Say you have a serious – perhaps even life-threatening – medical condition. Do you have an ethical obligation to disclose it to your clients? Does that duty extend only to cases that have strict time deadlines?
And if you keep your health a secret, might you be exposing yourself (and by extension, your law practice, partners and estate) to professional liability?
These questions surfaced in the recent New York case of Cabrera v. Collazo.
There, a lawyer was engaged to represent a client in a wrongful death case. Before the lawsuit was filed, the attorney was diagnosed with cancer and died. Eleven days later, the statute of limitations in the wrongful death claim lapsed.
You can guess what happened next. That’s right, the client sued the attorney’s estate for malpractice.
In a first-impression ruling, the Supreme Court of New York Appellate Division held that the plaintiff had stated a prima facie claim of legal malpractice.
[T]he executors of the attorney’s estate asserted a defense that the attorney could not be held liable for malpractice because he died prior to the expiration of the statute of limitations. In rejecting this defense, the court noted that the attorney knew, or should have known, that his terminal illness presented the immediate risk that his ability to represent his client’s interests might be impaired.
The court framed the issue as one of foreseeability. Accordingly, attorneys are not obligated to disclose common, less serious ailments so long as the attorney reasonably foresees that the condition will not negatively impact the representation. In the foregoing scenario, the dire diagnosis seems to support the court’s conclusion but there are other instances when the attorney’s duty is not so clear.
I know of no North Carolina ethics opinions, disciplinary actions or malpractice cases precisely on point. But I’m guessing practicing attorneys face this sort of issue – perhaps under less dramatic circumstances – all the time. Let’s take a closer look.
A Duty to Disclose A Terminal Illness?
In general terms, our ethical rules require us to:
- Keep our clients reasonably informed.
- Communicate meaningfully with them.
- Give them sufficient information to participate intelligently in their cases.
- Represent them diligently.
Given these obligations, it is clear that disclosure of personal information is sometimes not only appropriate but required. For example, if you’re planning to take a year off to backpack across Europe, you’ll probably want to let your clients know.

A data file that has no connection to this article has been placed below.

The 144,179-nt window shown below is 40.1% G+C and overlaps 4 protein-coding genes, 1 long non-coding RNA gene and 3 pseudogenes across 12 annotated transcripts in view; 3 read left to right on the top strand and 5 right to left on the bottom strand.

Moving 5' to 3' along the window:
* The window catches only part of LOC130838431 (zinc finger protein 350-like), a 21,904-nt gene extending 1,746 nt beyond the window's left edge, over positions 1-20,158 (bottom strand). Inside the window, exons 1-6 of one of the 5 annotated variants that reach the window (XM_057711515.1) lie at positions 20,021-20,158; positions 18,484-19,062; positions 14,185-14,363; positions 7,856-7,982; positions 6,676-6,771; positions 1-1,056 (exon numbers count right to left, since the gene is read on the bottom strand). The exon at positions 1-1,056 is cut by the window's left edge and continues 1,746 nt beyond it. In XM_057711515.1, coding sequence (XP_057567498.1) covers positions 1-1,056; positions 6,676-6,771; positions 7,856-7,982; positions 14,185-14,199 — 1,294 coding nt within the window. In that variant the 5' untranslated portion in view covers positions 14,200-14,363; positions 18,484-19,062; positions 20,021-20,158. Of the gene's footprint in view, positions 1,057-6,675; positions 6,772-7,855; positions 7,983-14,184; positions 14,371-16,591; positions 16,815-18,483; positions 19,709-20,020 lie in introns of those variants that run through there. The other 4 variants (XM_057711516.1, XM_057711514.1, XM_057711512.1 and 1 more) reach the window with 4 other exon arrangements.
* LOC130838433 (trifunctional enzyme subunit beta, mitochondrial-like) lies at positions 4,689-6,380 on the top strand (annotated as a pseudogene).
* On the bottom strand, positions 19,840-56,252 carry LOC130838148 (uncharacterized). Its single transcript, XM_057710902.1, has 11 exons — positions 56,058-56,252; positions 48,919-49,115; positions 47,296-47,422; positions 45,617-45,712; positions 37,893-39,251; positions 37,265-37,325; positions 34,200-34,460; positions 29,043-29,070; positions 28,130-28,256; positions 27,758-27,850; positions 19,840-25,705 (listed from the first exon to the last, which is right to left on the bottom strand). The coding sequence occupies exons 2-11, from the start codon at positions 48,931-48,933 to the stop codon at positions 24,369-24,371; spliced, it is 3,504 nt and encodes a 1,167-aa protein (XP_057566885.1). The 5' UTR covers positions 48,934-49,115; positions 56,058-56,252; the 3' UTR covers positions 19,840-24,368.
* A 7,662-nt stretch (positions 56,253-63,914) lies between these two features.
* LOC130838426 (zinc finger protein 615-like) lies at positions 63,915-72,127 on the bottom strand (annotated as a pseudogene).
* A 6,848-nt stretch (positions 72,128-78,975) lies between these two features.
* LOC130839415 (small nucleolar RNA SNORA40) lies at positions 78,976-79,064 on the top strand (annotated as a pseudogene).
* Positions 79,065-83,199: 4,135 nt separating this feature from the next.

Health issues – which are intensely personal and unpredictable – are a trickier matter. Here’s how a pair of commentators parsed the New York case:
“Cabrera clearly puts attorneys on notice of a potential need to communicate serious health issues to their clients,” according to Brett Scher and Amanda Griner in Law360. “At a minimum, this case indicates that attorneys diagnosed with terminal cancer may be required to disclose this fact to his/her clients…. However, a substantial question remains as where this line is drawn. For example, do other potentially life-threatening illnesses, such as high blood pressure, high cholesterol, or diabetes, carry this burden? The only potential ‘escape valve’ from this strict burden appears to be the court’s note that there might not be any liability if the ‘final episode of illness was sudden, unanticipated and completely debilitating."
Communication is Key
New York and North Carolina have a similar Rule of Professional Conduct 1.16, which requires an attorney to decline new cases and withdraw from pending matters when “the lawyer’s physical or mental condition materially impairs the lawyer’s ability to represent the client.”
The ruling in Cabrera seems to extend the reach of this rule by “creating a duty to disclose terminal or life-threatening illnesses even before the illness materially impairs the representation,” write Scher and Griner.
Most problems can be avoided by clear and consistent client communication.
Another tip: make sure your firm has a succession plan to cover an attorney’s death. The lack of such a plan was a factor in the court’s decision in Cabrera.
Risk-Free Rhetoric: "Superstitions? I only have one. I think it’s unlucky to be behind at the end of the game." - Duffy Daugherty, former Michigan State Football Coach
Jay Reeves a/k/a The Risk Man is an attorney licensed in North Carolina and South Carolina. Formerly he was Legal Editor at Lawyers Weekly and Risk Manager at Lawyers Mutual. Contact email@example.com.
- Professional Liability Matters http://professionalliabilitymatters.com/2014/04/08/failure-to-disclose-health-condition-is-grounds-for-malpractice/
- Law 360 Brett Scher and Amanda Griner http://www.law360.com/articles/512702/atty-s-failure-to-disclose-illness-may-lead-to-liability